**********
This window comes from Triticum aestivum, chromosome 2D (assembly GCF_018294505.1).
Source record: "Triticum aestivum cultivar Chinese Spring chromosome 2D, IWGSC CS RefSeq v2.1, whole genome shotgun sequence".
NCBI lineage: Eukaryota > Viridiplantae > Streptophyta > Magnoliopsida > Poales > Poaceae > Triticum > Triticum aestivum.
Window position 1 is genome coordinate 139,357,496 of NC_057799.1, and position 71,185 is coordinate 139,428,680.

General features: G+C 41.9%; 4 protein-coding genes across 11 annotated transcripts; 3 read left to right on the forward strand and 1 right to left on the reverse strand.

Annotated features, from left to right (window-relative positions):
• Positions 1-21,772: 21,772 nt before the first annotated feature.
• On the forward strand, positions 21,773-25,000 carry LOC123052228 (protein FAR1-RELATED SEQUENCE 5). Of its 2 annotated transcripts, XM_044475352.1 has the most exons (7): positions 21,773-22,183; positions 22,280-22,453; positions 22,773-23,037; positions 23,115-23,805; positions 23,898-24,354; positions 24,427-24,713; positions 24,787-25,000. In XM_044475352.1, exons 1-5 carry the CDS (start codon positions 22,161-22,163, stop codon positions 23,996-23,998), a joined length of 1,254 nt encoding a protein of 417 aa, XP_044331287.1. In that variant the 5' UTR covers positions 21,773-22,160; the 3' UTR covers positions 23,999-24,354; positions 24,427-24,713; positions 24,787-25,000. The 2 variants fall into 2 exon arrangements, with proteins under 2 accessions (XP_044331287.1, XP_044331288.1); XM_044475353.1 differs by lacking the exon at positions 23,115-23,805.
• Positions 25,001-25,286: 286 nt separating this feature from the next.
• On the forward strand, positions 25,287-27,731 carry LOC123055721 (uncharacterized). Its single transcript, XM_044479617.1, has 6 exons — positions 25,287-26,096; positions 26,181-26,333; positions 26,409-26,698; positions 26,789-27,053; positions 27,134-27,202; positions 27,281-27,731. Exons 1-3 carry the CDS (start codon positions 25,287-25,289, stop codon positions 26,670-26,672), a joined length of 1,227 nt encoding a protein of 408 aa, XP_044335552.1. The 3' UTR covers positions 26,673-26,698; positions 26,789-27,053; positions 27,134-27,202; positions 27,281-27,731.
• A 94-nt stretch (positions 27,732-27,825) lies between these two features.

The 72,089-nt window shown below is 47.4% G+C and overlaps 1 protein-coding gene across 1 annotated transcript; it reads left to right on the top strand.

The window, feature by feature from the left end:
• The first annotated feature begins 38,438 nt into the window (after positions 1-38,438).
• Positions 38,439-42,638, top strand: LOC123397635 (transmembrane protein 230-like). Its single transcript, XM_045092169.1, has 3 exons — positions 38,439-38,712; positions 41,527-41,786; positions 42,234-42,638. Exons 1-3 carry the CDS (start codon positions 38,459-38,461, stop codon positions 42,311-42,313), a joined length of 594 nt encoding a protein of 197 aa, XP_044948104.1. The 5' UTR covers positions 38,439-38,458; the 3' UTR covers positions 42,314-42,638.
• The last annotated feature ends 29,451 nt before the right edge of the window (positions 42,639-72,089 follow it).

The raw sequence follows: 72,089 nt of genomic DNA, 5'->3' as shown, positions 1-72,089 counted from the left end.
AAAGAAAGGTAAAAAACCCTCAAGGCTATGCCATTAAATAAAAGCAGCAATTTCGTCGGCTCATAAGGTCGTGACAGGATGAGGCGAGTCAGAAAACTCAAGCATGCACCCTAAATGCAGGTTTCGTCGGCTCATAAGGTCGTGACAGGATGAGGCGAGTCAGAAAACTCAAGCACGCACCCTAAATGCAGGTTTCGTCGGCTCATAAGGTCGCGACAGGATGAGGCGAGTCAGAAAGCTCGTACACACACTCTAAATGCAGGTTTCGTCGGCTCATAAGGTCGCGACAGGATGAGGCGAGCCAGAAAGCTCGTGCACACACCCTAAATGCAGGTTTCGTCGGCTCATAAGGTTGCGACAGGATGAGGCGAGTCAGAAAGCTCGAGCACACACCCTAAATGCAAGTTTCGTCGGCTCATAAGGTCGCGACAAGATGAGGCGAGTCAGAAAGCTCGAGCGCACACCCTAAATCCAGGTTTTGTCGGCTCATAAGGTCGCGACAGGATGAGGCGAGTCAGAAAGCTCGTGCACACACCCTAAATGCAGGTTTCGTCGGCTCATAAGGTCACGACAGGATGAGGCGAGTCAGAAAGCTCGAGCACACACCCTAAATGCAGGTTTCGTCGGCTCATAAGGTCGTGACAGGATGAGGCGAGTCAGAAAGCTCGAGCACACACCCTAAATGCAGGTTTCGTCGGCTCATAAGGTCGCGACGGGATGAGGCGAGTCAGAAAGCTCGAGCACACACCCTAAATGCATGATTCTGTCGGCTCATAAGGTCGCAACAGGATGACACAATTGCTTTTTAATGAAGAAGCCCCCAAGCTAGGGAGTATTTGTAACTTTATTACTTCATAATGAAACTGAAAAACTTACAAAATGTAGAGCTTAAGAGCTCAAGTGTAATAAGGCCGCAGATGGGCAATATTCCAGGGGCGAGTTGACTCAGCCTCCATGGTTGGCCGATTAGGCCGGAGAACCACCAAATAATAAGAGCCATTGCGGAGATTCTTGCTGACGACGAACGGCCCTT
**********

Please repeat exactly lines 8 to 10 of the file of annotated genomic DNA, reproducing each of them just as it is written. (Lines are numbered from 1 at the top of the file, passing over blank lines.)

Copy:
• On the forward strand, positions 21,773-25,000 carry LOC123052228 (protein FAR1-RELATED SEQUENCE 5). Of its 2 annotated transcripts, XM_044475352.1 has the most exons (7): positions 21,773-22,183; positions 22,280-22,453; positions 22,773-23,037; positions 23,115-23,805; positions 23,898-24,354; positions 24,427-24,713; positions 24,787-25,000. In XM_044475352.1, exons 1-5 carry the CDS (start codon positions 22,161-22,163, stop codon positions 23,996-23,998), a joined length of 1,254 nt encoding a protein of 417 aa, XP_044331287.1. In that variant the 5' UTR covers positions 21,773-22,160; the 3' UTR covers positions 23,999-24,354; positions 24,427-24,713; positions 24,787-25,000. The 2 variants fall into 2 exon arrangements, with proteins under 2 accessions (XP_044331287.1, XP_044331288.1); XM_044475353.1 differs by lacking the exon at positions 23,115-23,805.
• Positions 25,001-25,286: 286 nt separating this feature from the next.
• On the forward strand, positions 25,287-27,731 carry LOC123055721 (uncharacterized). Its single transcript, XM_044479617.1, has 6 exons — positions 25,287-26,096; positions 26,181-26,333; positions 26,409-26,698; positions 26,789-27,053; positions 27,134-27,202; positions 27,281-27,731. Exons 1-3 carry the CDS (start codon positions 25,287-25,289, stop codon positions 26,670-26,672), a joined length of 1,227 nt encoding a protein of 408 aa, XP_044335552.1. The 3' UTR covers positions 26,673-26,698; positions 26,789-27,053; positions 27,134-27,202; positions 27,281-27,731.